ISIS has developed its own encrypted messaging app


In an effort to combat terrorism online, many governments have been pushing to make encryption backdoors mandatory for private companies, and if they succeed, terrorist organizations will find it significantly more difficult to communicate privately. At least, that’s what pro-backdoor politicians would like you to believe, but considering how ISIS has developed its own encrypted messaging app to get around these backdoors, they seem more like an excuse to spy on people than an actual anti-terrorism measure.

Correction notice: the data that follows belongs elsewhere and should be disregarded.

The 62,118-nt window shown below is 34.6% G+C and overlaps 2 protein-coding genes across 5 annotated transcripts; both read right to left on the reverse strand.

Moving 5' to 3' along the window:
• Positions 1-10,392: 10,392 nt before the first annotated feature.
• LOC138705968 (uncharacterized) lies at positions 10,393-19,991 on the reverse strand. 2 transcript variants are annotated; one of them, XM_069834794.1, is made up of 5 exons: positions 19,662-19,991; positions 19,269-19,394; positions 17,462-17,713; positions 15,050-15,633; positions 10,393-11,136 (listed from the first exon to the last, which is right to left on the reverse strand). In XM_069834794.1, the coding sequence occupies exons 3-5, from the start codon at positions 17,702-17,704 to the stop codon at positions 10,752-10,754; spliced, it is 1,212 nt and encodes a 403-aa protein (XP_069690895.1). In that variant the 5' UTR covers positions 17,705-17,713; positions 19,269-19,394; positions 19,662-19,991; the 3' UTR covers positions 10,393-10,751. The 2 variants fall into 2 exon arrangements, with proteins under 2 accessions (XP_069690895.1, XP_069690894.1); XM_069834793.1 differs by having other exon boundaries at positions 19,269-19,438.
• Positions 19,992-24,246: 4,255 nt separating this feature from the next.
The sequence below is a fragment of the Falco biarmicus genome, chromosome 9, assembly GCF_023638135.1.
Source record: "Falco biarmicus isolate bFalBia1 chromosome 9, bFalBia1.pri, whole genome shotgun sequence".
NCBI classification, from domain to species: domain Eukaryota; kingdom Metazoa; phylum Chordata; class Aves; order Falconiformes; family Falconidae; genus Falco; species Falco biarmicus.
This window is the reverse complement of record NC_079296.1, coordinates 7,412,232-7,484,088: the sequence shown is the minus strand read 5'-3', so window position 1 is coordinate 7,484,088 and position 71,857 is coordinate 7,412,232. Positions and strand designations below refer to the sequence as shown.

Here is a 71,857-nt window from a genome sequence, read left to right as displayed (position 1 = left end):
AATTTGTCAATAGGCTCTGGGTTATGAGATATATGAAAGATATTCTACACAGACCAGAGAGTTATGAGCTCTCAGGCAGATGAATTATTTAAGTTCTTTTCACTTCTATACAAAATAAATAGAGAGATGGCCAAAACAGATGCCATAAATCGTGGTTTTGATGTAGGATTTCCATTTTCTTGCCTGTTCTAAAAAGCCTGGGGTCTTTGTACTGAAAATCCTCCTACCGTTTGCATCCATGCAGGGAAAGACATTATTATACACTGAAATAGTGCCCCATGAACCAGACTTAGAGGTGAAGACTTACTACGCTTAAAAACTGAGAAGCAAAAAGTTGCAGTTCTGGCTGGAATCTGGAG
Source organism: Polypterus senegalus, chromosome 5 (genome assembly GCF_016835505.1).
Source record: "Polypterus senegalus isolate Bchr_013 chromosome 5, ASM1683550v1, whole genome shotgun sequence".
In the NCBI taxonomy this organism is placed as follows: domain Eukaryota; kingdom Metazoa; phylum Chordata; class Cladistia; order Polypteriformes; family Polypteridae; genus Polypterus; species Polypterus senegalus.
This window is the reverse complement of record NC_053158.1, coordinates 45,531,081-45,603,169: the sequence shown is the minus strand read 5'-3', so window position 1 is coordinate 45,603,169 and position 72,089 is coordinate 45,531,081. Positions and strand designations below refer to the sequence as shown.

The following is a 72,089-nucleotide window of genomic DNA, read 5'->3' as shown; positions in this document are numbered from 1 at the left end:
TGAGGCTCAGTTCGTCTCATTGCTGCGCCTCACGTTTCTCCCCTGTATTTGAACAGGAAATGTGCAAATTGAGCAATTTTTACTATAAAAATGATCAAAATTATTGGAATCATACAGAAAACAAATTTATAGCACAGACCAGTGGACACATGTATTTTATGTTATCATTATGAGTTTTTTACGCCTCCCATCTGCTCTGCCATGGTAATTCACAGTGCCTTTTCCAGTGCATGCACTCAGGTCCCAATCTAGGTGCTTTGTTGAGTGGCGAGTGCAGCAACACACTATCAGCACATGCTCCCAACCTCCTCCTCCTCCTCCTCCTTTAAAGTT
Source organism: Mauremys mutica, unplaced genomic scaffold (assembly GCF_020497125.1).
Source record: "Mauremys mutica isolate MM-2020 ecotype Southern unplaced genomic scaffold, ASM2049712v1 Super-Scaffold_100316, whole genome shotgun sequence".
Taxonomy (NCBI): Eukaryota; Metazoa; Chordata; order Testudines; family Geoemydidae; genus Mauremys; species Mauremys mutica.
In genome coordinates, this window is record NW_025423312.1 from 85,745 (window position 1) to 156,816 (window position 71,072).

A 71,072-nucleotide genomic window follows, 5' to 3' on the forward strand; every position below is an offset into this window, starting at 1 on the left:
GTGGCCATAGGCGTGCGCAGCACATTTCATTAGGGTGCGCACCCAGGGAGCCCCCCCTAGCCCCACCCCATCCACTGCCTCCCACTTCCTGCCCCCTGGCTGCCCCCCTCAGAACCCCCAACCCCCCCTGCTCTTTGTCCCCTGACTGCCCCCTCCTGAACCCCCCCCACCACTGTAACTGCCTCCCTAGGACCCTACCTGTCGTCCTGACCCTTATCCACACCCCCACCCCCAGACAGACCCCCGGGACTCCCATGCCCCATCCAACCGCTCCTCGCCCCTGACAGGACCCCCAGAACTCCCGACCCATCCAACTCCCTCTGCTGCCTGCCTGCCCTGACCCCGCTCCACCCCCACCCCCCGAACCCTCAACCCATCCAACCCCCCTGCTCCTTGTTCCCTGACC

ISIS has been blocked out of many messaging apps already, so the organization has decided to create its own encrypted Android messaging app for organizing terrorist attacks and other mayhem in secrecy. According to information from the Ghost Security Group, this isn’t the sort of messaging app that is available through the Play Store. Instead, the app, apparently known as Alrawi, is only available through hidden parts of the internet as a downloadable APK that ISIS would then sideload onto their handsets. The Alrawi app allows ISIS to communicate through encrypted channels, albeit in a more rudimentary way than public encrypted messaging apps like Telegram. The primary function of the app is to distribute propaganda to the followers of ISIS, such as news and videos, although the messaging functionality is almost certainly used for other, more sinister means. As someone affiliated with ISIS developed the app, group members feel safe using it as they know it doesn’t contain a government backdoor. However, judging by reports from GhostSec and others, the encryption systems don’t sound as tight as bigger and more well-known apps, meaning it could be vulnerable to hacking.

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